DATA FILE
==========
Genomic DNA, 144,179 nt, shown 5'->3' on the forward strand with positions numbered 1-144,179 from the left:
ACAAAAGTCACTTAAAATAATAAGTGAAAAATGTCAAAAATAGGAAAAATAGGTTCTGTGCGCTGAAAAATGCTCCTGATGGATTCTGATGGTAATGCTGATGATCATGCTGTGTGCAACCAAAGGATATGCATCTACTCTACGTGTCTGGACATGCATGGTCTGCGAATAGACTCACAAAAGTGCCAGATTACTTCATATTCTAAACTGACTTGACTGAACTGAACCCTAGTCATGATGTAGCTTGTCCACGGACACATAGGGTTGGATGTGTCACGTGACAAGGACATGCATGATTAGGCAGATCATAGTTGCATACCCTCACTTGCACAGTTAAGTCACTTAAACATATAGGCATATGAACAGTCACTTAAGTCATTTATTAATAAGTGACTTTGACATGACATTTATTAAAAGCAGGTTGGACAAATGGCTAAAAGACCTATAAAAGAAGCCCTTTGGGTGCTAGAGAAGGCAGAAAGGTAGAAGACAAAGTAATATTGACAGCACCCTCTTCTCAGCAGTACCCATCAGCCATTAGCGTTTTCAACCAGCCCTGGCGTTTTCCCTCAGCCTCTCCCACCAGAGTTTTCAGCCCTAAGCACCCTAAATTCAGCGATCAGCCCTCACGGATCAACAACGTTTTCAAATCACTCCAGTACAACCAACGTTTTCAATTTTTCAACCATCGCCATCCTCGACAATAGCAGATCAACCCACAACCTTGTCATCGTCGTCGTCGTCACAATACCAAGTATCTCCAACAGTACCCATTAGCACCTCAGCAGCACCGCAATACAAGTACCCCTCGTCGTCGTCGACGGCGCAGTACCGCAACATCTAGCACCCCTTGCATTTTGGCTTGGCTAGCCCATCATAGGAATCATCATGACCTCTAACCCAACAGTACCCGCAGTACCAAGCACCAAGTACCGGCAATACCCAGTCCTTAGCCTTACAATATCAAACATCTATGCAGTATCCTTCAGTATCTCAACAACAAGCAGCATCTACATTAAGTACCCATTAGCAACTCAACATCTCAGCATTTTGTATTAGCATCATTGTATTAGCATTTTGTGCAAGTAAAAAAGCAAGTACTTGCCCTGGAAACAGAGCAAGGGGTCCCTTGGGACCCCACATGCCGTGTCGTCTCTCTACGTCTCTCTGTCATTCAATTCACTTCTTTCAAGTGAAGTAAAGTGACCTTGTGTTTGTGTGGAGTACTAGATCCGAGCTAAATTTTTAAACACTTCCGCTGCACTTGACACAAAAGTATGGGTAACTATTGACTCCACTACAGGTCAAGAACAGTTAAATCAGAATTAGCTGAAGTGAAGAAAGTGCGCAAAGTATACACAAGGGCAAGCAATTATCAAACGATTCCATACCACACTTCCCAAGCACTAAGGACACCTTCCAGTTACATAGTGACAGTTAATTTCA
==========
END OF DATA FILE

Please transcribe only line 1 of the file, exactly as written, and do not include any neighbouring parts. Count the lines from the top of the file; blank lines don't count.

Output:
Genomic DNA, 144,179 nt, shown 5'->3' on the forward strand with positions numbered 1-144,179 from the left: